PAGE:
So, 4 days past Anna Lily's due date, I was up at 2 am chatting on facebook with one of my sisters. I had been timing what seemed to me like "braxton hicks" contractions (have you tried contractionmaster.com? it's great!) and just mentioned to my sister that they seemed to average at about 4 minutes apart, but I wasn't sure. "They just don't hurt", I told my sister. Since my husband and the kids and I didn't get in until late that night and I felt bad about dragging them all down to the hospital for a false alarm, so my sister offered to drive me down to Baptist "just to get checked." I told her I wanted to take a bath first, and shave my legs. What I had hoped would be a nice, relaxing bath that would, of course, help these "braxton hicks contractions" subside, turned into a fiasco. Sitting in the tub, I couldn't reach my legs that well to shave them. I did the best I could, shaving almost to my knees, and then determined to lie back and soak for awhile. Nope. Then I see a huge palmetto bug crawling on the shower tile. Ordinarily I'm scared to death of these flying monsters, but I was not going to let a bug ruin my relaxing bath. Or, was I? I got a large envelope and a clear cup from the kitchen and chased that awful bug all around the bathroom.

I never did catch him. I put the cup and the envelope down and got dressed. I decided to take my bag with me, but I was sure I wouldn't need it. "I'm not going to stay", I'd convinced myself. I had my sister pick me up on the street with her headlights off because I didn't want to wake my husband or the children.

click here for part three

Friday, July 17, 2009

Consider the Lilies: The Birth of Anna Lily Part One

Consider the Lilies: The Birth of Anna Lily

Consider the lilies how they grow : they toil not, they spin not; and yet I say unto you, that Solomon in all his glory was not arrayed like one of these. Luke 12:27

Oh, where to begin! As with my other two birth stories, I feel they really "began" at the beginning of the pregnancy. However, I feel that Anna's story may begin much earlier- before she was even conceived.

If you've read Caleb's birth story, then you know his birth was a "failed" homebirth attempt with a transfer to the hospital, but a successful (if not ideal) VBAC. Though I had given birth to him, pushed him into this world with my own strength, I felt that his birth resembled too closely my c-section. I couldn't feel him emerge from my body (epidural), he was "clean" and tightly wrapped by the time I got to hold him, I was drugged and hooked up to all sorts of machines, and had a significant number of stitches (from a nasty second degree tear).

At first I was simply elated to have had a VBAC. However, as I began to recover and the realities of Caleb's birth set in, I began to feel restless. I felt "cheated", somehow, and desperately wanted a do-over. Instead of seeking the Lord's timing for the birth of a new baby, I sought my own timing and conceived a child just four months after giving birth. How wonderful, I thought, to be given another child so soon! This new baby, we called him "baby Mac", was not meant to stay with us though. I lost baby Mac 8 weeks into my pregnancy, just a few days before Mother's Day.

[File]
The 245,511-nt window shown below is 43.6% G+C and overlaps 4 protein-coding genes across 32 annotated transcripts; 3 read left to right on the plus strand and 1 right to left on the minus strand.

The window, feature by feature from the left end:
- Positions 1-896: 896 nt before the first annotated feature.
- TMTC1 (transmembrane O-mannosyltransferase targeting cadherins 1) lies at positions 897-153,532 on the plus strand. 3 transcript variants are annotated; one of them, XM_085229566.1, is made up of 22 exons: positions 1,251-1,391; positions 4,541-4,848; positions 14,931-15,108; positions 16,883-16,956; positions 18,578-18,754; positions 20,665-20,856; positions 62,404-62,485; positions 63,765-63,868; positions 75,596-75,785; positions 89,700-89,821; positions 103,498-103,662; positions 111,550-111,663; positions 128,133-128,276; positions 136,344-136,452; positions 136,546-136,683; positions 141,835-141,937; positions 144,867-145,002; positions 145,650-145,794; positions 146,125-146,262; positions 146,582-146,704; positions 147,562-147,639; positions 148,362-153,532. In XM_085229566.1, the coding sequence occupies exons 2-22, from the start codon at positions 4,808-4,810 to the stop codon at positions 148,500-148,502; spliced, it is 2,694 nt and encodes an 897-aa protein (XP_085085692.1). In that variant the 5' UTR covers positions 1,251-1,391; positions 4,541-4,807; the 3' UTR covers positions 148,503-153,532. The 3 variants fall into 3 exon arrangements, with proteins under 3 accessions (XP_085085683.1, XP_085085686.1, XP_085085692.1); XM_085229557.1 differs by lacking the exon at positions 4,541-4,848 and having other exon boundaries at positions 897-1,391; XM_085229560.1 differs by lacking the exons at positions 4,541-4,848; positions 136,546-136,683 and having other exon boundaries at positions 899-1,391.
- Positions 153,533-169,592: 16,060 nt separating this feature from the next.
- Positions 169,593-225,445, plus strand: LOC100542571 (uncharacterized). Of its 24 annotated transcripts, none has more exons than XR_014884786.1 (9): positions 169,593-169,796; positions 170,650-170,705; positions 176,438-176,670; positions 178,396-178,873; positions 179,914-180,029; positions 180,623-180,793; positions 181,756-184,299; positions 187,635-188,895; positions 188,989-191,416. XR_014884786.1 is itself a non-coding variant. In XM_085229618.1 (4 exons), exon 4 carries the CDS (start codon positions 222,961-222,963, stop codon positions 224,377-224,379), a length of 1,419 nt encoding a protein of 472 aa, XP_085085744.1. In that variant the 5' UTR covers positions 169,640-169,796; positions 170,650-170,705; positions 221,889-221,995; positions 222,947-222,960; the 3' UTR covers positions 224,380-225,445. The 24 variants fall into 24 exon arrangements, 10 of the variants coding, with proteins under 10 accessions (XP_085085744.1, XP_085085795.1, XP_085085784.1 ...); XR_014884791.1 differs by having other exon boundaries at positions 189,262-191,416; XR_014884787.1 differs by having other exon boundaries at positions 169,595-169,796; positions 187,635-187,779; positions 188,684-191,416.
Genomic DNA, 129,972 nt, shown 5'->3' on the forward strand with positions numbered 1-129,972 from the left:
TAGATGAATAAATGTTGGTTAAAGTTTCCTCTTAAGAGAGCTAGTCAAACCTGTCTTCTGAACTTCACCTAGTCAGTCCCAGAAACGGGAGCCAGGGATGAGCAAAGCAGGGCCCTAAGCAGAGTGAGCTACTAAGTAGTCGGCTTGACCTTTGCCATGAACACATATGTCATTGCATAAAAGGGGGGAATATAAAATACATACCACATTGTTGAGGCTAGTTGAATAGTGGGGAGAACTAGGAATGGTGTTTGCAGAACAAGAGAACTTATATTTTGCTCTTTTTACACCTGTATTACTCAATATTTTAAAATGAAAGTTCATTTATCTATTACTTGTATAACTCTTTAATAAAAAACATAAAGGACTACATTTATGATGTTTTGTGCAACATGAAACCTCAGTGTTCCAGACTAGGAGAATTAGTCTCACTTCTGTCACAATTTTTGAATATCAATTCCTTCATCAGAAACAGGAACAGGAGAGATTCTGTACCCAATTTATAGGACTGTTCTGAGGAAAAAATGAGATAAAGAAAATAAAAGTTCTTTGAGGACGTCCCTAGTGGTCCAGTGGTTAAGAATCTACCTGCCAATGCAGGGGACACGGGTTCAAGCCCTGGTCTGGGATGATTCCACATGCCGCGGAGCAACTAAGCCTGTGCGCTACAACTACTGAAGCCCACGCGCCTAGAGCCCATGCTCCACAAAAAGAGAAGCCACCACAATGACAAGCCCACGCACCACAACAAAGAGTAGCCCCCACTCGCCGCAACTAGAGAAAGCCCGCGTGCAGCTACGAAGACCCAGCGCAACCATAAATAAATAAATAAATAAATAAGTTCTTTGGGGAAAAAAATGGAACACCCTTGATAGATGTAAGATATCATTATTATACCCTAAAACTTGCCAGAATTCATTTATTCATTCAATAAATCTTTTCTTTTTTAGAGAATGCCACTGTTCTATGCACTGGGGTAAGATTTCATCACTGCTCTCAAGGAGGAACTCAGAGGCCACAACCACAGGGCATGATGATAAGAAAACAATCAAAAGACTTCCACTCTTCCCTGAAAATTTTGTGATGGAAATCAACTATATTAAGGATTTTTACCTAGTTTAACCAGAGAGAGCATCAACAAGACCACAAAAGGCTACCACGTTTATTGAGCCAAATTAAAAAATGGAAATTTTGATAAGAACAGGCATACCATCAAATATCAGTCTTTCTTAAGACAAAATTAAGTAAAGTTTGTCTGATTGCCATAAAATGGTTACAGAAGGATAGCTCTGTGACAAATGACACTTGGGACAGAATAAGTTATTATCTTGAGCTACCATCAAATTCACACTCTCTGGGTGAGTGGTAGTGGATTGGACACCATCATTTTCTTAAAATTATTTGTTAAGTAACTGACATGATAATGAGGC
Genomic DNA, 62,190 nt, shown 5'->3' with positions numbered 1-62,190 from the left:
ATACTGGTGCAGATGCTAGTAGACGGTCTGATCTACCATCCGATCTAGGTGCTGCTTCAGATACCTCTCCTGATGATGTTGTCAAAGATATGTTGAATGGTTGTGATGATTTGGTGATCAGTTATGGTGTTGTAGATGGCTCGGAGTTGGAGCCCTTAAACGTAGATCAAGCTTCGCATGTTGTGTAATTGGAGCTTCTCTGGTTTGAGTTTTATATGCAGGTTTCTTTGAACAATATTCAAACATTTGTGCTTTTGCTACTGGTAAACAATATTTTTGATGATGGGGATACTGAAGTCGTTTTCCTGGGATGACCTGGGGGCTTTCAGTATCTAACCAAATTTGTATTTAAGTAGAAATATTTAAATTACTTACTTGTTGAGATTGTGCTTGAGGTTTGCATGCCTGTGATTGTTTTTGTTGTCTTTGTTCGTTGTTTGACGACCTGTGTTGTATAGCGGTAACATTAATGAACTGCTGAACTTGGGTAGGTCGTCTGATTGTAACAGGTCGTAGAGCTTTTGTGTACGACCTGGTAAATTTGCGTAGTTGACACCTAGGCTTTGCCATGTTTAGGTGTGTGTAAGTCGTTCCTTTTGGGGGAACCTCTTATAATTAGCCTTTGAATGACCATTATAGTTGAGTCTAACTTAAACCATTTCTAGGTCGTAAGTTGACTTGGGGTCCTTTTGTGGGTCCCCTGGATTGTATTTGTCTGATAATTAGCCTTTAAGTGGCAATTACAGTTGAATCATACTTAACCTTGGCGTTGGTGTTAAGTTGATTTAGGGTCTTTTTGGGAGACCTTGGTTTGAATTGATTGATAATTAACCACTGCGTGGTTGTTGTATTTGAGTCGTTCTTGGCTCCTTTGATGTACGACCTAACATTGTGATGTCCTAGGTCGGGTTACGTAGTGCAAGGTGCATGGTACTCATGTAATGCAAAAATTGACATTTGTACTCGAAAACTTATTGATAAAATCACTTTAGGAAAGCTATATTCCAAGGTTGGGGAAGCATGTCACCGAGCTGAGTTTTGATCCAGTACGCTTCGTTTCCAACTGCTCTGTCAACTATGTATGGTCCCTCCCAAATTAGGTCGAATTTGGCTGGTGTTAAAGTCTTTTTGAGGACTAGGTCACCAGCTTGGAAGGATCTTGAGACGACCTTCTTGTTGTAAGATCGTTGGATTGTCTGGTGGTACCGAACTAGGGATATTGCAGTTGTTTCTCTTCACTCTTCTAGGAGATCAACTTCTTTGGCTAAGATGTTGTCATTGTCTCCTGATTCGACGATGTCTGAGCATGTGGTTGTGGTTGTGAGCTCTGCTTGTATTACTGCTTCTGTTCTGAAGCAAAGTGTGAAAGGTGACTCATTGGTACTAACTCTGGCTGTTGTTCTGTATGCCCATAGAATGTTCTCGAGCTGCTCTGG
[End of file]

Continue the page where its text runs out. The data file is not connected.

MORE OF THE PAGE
It took my body a long time to recover from losing the baby. It took my heart even longer. The way things were, I didn't think I was able to conceive children anymore. My husband and I decided that our family was probably complete and we quit trying to conceive by our own "works". The Lord had His own plans though, and Miss Anna came into our lives quite unexpectedly.

Shortly before I became pregnant with Anna, my husband and I moved from Florida to Georgia. When I discovered our wonderful surprise baby I began looking into my birth options in the area. Sadly (and shamefully)I found that to have a homebirth with a midwife I'd have to do it "illegally", and none of the midwives I spoke with felt comfortable attending a birth with me. I also found that some of the hospitals had VBAC bans, most of the obstetricians in the area no longer attended VBACs, and those that would theoretically attend a VBAC only delivered at hospitals with VBAC bans. My "choices" (and what kind of choice is it, really, when it's forced upon you?)became to sign up for a repeat cesarean (even though I'd already HAD a VBAC!), enter into care with an OB and show up at the hospital and refuse a cesarean (who wants to fight when they're in labor?), or have an unassisted birth.

I didn't like any of the choices, so my husband and I decided that the children and I would move back to Florida for the duration of the pregnancy and seek out our options there. We ended up deciding on a hospital birth with a Certified Nurse Midwife. I still wasn't comfortable with the idea of giving birth in the hospital. Afterall, if Caleb's birth had begun in the hospital I never would have had a VBAC. Hospitals just don't "do" the kind of labor I had with Caleb. My husband prayed with me throughout my pregnancy, though, that the Lord would protect me through the labor and birth. We even read a book that was recommend to us about painless childbirth, and so we were trusting the Lord for that as well.

click here for part two

Sunday, July 12, 2009

Two Weeks Already?


Wow, I can't believe it's been two weeks since I gave birth to Anna Lily. She's two weeks old already? I'm so proud that she hasn't had any formula in her (entire) life, no bottles or artificial nipples of any kind. That's a huge triumph for us!

She was also born too big for the newborn size diapers and too big for Sarah and Caleb's old preemie and newborn size clothing. That amazes my husband and me. Anna Lily is such a sweet little baby.

People ask me if she "fusses" a lot and I tell them I don't really know, because if she ever seems less than happy I just put her to the breast. Of course, everyone tells me I'm nursing her too much and that she's too dependant on me. Really? A newborn who is dependent on its mother?